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Diamond Dogs Take Opener From Alabama, Despite Living Dangerously

Team 1 2 3 4 5 6 7 8 9 R H E
Georgia Bulldogs 0 5 0 0 0 0 0 0 3 8 14 1
Alabama Crimson Tide 0 1 0 0 0 0 0 1 2 4 10 1

The critically important final weekend of SEC play in baseball got underway on Thursday, as usual, and the Diamond Dogs arrived in Tuscaloosa, if not exactly on a roll, then at least without having lost on Tuesday, which is more than a lot of conference clubs can claim. Georgia secured the victory, carding an 8-4 win that was harder than it had to be.

Despite a one-out double by shortstop Kyle Farmer and an ensuing walk by right fielder Hunter Cole in the top of the opening inning, the first frame was scoreless, so it was not until the visitors’ half of the second stanza that either team made it onto the board. Four consecutive one-out singles by designated hitter Jared Walsh, first baseman Colby May, left fielder Conor Welton, and third baseman Curt Powell pushed one run across and left the bases loaded for Farmer, who drove in three with a triple. Cole’s subsequent sacrifice fly made it 5-0.

With two outs away in the bottom of the canto, the Tide used a base hit and a follow-up triple to notch one run, but Alex Wood extracted a groundout from the next ‘Bama batter to keep the lead at four. Georgia stranded two in the third frame after Walsh was plunked with two outs away, May moved him over to second with a single, and Welton flied out to end the inning. A similar situation was seen in the fourth stanza when Farmer reached on an error, catcher Brett DeLoach sent a two-out double down the left field line, and second baseman Levi Hyams grounded out to leave two teammates in scoring position.

Alabama, in turn, wasted a scoring opportunity in the home half of the canto, putting two on with one out before hitting into a double play. Following a largely uneventful fifth frame, the Crimson Tide led off the bottom of the sixth stanza with a base hit. A throwing error by Wood allowed the next batter to reach, but the pitcher atoned for his mistake by picking off the runner at second and striking out the next two hometown hitters.

DeLoach led off the top of the seventh inning with a walk and moved into scoring position on a balk, but his fellow Bulldogs were unable to advance him any farther than third. After a pair of two-out singles went for naught in the upper half of the eighth frame, Blake Dieterich took over on the hill for the bottom of the stanza. The Red and Black reliever surrendered a leadoff single, and the Alabamian advanced from station to station on a groundout, a passed ball, and a sacrifice fly to plate an unearned run.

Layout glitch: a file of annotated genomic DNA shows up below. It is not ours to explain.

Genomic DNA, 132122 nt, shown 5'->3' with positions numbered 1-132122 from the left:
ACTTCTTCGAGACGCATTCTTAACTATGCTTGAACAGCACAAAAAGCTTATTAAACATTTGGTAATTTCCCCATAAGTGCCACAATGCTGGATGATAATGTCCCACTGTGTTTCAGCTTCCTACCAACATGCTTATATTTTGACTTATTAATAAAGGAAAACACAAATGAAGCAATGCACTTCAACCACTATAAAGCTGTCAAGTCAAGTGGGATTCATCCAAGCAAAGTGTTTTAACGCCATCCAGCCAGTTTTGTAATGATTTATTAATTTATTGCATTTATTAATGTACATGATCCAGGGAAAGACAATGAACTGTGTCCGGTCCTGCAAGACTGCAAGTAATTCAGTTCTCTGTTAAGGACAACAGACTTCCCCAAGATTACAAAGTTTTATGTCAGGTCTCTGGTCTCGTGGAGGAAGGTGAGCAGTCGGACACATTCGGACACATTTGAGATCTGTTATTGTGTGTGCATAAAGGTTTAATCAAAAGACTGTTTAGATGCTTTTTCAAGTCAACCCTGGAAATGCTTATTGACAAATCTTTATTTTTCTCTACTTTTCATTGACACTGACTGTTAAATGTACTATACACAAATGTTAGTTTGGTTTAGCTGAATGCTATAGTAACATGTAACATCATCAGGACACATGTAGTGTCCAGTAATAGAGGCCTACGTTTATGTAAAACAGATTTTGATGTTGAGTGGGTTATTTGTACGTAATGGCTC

In the top of the ninth canto, Hyams belted a one-out double down the left field line, then center fielder Peter Verdin drew a base on balls to set the stage for Walsh to drive a run-scoring single through the right side. May singled up the middle to bring Verdin home before a pitching change, a double-steal, and a wild pitch plated pinch runner Nelson Ward.

Bryan Benzor was called upon to pitch the bottom of the inning, and he proceeded to give up a leadoff single, throw the wild pitch that allowed the baserunner to advance, give up the one-out double that scored one run, concede the base hit that put runners at the corners, and issue the walk that loaded the bases. The next Alabama batter reached on the fielder’s choice that plated another run but cut down the man bound for third, at which point David Perno called upon Pete Nagel to take the mound and secure the final out. This he did by coaxing a groundout from the first hitter he faced.

In theory, I should be quite pleased with a four-run SEC road victory in which the starter (Wood) delivered seven innings of a six-hit, eight-strikeout, no-walk, one-run pitching performance and the first two hitters in the lineup (Powell and Farmer) combined to go six for eleven and drive in four runs. However, I am annoyed that Georgia stranded a dozen baserunners while the bullpen gave up leadoff hits in both innings relievers pitched, allowing both baserunners to come around to score. That may be enough to get it done in Tuscaloosa, but it won’t be when we get to Hoover.

Go ‘Dawgs!

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